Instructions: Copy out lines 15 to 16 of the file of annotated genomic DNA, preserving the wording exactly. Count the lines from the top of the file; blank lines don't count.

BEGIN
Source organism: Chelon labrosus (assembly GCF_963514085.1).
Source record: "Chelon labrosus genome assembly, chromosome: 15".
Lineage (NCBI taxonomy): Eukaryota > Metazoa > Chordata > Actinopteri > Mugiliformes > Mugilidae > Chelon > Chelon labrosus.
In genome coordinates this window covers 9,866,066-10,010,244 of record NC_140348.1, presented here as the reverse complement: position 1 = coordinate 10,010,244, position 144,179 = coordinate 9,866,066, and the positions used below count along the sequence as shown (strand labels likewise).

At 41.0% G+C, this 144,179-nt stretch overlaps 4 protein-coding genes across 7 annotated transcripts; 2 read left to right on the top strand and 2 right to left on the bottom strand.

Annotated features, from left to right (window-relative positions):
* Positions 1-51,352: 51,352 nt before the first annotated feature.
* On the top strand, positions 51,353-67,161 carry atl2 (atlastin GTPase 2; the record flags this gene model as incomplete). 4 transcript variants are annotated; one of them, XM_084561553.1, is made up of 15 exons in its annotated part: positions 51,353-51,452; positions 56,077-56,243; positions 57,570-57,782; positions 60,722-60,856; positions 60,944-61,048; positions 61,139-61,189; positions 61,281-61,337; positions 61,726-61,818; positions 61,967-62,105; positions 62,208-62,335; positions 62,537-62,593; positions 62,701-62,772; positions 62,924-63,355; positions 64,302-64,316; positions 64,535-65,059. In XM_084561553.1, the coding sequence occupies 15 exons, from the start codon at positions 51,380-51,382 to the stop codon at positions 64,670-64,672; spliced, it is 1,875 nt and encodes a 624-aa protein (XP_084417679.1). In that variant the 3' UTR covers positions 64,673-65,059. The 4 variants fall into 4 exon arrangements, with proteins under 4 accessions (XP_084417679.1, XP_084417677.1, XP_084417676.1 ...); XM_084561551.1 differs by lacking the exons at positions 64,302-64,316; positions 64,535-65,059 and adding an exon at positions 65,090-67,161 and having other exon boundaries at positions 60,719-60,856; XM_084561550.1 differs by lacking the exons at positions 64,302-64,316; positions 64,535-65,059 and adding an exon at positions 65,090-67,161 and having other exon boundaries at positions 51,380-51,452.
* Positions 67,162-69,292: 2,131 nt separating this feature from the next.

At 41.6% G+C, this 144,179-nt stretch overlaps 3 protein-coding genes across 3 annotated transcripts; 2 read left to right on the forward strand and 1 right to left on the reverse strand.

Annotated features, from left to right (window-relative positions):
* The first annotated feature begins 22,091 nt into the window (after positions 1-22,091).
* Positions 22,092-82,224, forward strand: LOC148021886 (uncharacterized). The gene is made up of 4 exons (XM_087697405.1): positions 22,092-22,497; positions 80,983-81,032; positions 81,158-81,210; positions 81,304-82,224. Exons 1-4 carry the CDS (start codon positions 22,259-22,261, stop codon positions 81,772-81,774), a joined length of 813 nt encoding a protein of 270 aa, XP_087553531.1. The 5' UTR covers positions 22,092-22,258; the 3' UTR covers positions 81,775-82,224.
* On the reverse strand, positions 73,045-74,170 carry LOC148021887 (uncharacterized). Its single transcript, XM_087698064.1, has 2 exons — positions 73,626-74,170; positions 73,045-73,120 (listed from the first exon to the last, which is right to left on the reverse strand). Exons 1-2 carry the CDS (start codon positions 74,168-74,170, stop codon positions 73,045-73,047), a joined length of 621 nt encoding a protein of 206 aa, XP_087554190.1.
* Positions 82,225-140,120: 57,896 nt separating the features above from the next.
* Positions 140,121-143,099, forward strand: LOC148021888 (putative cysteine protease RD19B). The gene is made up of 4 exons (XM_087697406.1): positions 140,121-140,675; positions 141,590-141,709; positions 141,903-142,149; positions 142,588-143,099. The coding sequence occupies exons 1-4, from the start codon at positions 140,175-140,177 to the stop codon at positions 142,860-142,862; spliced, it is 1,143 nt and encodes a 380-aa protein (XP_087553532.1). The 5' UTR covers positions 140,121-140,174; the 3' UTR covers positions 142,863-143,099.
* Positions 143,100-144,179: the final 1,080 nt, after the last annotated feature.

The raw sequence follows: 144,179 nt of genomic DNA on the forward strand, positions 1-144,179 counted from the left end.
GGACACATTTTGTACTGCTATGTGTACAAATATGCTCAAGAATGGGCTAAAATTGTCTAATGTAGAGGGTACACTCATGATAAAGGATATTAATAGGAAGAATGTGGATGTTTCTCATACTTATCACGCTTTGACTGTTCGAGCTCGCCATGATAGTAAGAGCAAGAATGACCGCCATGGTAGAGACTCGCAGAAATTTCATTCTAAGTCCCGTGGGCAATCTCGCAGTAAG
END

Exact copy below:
* Positions 82,225-140,120: 57,896 nt separating the features above from the next.
* Positions 140,121-143,099, forward strand: LOC148021888 (putative cysteine protease RD19B). The gene is made up of 4 exons (XM_087697406.1): positions 140,121-140,675; positions 141,590-141,709; positions 141,903-142,149; positions 142,588-143,099. The coding sequence occupies exons 1-4, from the start codon at positions 140,175-140,177 to the stop codon at positions 142,860-142,862; spliced, it is 1,143 nt and encodes a 380-aa protein (XP_087553532.1). The 5' UTR covers positions 140,121-140,174; the 3' UTR covers positions 142,863-143,099.